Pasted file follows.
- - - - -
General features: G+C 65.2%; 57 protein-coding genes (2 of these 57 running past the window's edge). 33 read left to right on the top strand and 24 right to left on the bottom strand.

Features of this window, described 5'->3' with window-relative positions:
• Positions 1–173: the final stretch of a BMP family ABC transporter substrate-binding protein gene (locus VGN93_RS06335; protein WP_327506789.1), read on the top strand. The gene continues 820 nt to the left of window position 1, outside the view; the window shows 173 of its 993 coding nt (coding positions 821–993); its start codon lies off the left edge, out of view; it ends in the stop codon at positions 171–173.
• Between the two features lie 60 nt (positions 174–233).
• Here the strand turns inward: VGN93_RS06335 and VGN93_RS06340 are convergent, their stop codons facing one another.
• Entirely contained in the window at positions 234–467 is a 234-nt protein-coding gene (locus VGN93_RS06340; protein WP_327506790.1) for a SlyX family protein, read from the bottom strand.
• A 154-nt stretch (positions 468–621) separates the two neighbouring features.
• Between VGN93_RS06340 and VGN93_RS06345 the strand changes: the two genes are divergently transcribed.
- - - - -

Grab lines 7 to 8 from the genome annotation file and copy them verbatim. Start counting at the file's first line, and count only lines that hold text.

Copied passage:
• A 154-nt stretch (positions 468–621) separates the two neighbouring features.
• Between VGN93_RS06340 and VGN93_RS06345 the strand changes: the two genes are divergently transcribed.